Saudi crown prince visits Algeria, Mauritania after G20 summit
TUNIS - After participating in the Group of 20 summit in Argentina, Saudi Crown Prince Mohammed bin Salman bin Abdulaziz travelled to Mauritania and Algeria, extending a Middle East tour that included four countries before the international economic meeting.
The Saudi crown prince was greeted at the airport in Algiers by Algerian Prime Minister Ahmed Ouyahia.
“The visit comes within the framework of strengthening the special relations between the two countries and the two peoples and giving a new impetus to bilateral cooperation,” Algerian President Abdelaziz Bouteflika’s office said in a statement.
Algerian analysts said the crown prince’s Arab tour highlighted the fierce competition between Saudi Arabia and its allies against a de facto alliance between the Muslim Brotherhood-affiliated groups, Turkey and Qatar.
Most mainstream secularist parties, as well as dominant Salafist groups, backed the Algerian government’s invitation to Crown Prince Mohammed but leftist groups expressed opposition to the December 2-3 visit.
Before the G20 summit, Crown Prince Mohammed visited the United Arab Emirates, Bahrain, Egypt and Tunisia. Before reaching Algeria, he visited Mauritania where he was welcomed by President Mohamed Ould Abdel Aziz in Nouakchott.
“Mauritania condemns the allegations campaign with ill intent behind it that is staged against our brothers… and hails the kingdom’s leadership role it plays in the service of Arab and Muslim causes and in the defence of security and peace in the world,” Ould Abdel Aziz said.
Mauritania was the first Maghreb country to voice support for Saudi Arabia after Riyadh was severely criticised following the killing of Saudi journalist Jamal Khashoggi on October 2 in the Saudi Consulate in Istanbul.
Much like Tunisia and Algeria, Nouakchott condemned the killing of Khashoggi but warned against political campaigns aimed at destabilising Saudi Arabia and undermining its international standing.
Mauritania and Saudi Arabia signed three accords to upgrade trade and other economic relations, said a statement released at the end of the crown prince’s visit. Riyadh also pledged to build a 300-bed hospital in Mauritania.
Both countries consider the Muslim Brotherhood and its affiliates as a threat to the Arab region.
In Tunisia, Mauritania and Algeria, Islamists were the most vociferous critics of Crown Prince Mohammed’s visits.
In a stark contrast to his welcome to Turkish President Recep Tayyip Erdogan in February, Abderrazak Makri, head of the Muslim Brotherhood-affiliated Movement for Society and Peace, took issue with the Algerian government for inviting the Saudi crown prince.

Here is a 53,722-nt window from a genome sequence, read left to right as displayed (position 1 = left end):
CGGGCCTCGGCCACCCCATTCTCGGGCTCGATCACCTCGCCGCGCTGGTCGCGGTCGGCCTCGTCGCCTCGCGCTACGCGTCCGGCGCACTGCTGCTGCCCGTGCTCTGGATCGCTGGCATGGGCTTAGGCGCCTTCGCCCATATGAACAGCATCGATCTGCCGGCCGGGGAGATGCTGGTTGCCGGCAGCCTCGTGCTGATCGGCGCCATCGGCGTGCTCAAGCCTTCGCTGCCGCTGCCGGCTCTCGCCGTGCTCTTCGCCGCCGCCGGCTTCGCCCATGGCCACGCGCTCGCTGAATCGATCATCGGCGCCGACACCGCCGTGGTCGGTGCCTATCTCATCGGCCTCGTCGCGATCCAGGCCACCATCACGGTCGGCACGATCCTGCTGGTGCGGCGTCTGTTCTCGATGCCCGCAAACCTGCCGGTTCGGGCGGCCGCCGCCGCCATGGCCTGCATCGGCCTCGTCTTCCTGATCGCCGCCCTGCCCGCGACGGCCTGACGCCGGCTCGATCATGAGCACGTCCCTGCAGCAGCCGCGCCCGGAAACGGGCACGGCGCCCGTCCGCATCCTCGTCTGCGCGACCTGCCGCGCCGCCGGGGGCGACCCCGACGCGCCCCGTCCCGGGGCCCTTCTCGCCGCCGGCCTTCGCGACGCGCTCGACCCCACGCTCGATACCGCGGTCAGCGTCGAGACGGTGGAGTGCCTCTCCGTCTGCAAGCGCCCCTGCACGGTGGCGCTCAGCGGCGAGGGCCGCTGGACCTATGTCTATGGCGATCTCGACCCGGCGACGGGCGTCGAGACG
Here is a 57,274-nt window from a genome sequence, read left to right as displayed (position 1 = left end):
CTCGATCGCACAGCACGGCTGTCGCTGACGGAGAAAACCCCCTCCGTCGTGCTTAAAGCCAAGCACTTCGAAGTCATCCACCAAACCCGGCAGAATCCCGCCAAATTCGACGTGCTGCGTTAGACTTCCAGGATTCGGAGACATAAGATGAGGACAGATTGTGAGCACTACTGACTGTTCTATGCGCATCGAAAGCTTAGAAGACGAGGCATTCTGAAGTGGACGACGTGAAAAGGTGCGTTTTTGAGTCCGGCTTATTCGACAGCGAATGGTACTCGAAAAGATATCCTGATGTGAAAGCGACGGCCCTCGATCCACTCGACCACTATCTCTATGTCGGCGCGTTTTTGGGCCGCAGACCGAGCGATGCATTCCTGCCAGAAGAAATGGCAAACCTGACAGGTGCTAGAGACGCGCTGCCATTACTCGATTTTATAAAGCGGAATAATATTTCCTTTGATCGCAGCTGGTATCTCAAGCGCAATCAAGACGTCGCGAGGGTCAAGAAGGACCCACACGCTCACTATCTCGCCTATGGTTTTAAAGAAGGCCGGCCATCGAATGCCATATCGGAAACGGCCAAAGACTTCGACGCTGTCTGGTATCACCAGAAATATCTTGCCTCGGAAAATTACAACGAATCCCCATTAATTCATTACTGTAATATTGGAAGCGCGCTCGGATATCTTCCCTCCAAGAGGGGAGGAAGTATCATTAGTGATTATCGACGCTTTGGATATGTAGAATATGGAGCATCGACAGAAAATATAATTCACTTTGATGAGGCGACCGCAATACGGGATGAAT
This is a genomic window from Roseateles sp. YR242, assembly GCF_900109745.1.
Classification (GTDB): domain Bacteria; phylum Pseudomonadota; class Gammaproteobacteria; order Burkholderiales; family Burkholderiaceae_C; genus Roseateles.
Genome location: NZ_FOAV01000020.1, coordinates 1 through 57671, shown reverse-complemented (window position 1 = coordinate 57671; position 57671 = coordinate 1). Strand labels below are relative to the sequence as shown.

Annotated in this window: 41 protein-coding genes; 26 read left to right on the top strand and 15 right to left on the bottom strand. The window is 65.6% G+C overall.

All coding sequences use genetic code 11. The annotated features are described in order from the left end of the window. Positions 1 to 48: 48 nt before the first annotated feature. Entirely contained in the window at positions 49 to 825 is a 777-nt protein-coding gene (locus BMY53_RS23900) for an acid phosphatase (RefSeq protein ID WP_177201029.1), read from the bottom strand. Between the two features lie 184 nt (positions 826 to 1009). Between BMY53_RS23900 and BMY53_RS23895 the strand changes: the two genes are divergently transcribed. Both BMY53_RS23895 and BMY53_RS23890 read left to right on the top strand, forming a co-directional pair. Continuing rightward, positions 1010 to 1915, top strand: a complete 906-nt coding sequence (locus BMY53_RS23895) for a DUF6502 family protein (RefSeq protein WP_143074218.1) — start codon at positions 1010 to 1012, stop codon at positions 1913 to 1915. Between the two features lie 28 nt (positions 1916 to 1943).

He had assailed intellectuals and human rights activists who opposed Erdogan as “traitors.”
“Why is there such a duality in Makri’s view? Because Makri is part of the Brotherhood like Erdogan and because Crown Prince Mohammed is a leader from Saudi Arabia,” wrote Algerian political writer Abed Chared.
“It is a divide that risks down the road of redrawing the map of the Middle East and North Africa. It is the result of a geopolitical competition between the Muslim Brotherhood and Saudi Arabia and its allies. The ascent of Crown Prince Mohammed has accelerated and intensified that evolution.”
Algerian analysts said Crown Prince Mohammed’s participation at the G20 a success. They commented that the reception he received in Buenos Aires vindicated his international outreach to counter pressures on Saudi Arabia since Khashoggi’s killing.
“Crown Prince Mohammed’s… participation at the G20 restored the reputation and prestige of Saudi Arabia on the world stage,” said Algerian political writer Redouane Mahmoudi. “Several days before the convening of G20, people imagined that Argentine authorities would not host him.”
While in Argentina, the crown prince met with Chinese President Xi Jinping. “China firmly supports Saudi Arabia in its drive for economic diversification and social reform and will continue to stick together with Saudi Arabia on issues involving their core interests,” China’s state-owned Xinhua News Agency quoted Xi as saying.
The crown prince also discussed investments and economic partnerships with Indian Prime Minister Narendra Modi.
The enthusiastic greeting Crown Prince Mohammed received from Russia’s President Vladimir Putin drew much attention. There was no sit-down meeting US President Donald Trump, the way he met with Canadian and UK leaders, but a White House statement said Trump “exchanged pleasantries” with Crown Prince Mohammed. Saudi state media described interactions between the two as “friendly.”
US Secretary of State Mike Pompeo said on December 1 that he had “read every piece of intelligence that is in the possession of United States government” but saw “no direct evidence” linking the crown prince to the Khashoggi’s death.
James M. Dorsey, a senior fellow at the S. Rajaratnam School of International Studies, wrote in his blog on December 2: “The G20 summit suggests Crown Prince Mohammed and the kingdom may have taken their first step towards putting the Khashoggi affair behind them. Even if US lawmakers slap sanctions on the kingdom, the prince is likely to remain secure in his position as king-in-waiting.”
“Keeping Khashoggi in the headlines will prove increasingly difficult as it seems much of the world has signalled that it is moving on,” added Dorsey.
Lamine Ghanmi is an Arab Weekly correspondent in Tunis.